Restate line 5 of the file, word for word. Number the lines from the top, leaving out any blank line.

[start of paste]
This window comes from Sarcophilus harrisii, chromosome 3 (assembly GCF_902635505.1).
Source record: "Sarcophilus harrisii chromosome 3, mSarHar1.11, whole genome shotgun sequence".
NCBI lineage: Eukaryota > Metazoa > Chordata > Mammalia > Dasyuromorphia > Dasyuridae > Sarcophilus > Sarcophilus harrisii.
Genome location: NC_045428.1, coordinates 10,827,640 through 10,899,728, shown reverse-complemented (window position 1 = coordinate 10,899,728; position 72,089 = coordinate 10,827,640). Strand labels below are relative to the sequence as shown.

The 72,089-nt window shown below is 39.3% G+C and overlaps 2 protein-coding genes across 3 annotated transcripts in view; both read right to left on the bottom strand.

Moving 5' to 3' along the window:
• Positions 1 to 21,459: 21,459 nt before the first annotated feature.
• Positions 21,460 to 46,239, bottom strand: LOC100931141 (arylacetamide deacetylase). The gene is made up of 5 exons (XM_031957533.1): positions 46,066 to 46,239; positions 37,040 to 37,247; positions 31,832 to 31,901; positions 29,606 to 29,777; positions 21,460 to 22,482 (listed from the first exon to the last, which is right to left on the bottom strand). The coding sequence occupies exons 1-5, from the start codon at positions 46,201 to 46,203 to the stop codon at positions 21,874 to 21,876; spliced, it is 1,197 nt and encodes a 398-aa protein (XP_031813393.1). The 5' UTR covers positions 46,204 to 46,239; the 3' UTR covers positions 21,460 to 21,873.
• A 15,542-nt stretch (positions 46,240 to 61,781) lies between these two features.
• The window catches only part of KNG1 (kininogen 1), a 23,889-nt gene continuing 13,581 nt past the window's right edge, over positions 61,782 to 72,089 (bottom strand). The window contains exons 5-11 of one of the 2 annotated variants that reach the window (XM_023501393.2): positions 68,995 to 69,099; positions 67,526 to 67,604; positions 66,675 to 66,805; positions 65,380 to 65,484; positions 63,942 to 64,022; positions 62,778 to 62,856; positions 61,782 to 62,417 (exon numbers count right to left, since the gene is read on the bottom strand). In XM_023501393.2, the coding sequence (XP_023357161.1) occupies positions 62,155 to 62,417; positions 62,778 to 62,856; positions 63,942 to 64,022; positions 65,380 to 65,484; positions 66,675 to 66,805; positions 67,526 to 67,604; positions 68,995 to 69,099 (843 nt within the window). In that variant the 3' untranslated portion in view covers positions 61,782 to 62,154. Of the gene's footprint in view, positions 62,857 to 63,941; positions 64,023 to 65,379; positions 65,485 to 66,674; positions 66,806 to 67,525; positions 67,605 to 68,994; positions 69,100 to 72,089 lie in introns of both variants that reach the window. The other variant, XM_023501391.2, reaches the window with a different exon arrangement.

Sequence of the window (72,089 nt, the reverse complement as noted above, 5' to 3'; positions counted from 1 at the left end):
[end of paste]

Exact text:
The 72,089-nt window shown below is 39.3% G+C and overlaps 2 protein-coding genes across 3 annotated transcripts in view; both read right to left on the bottom strand.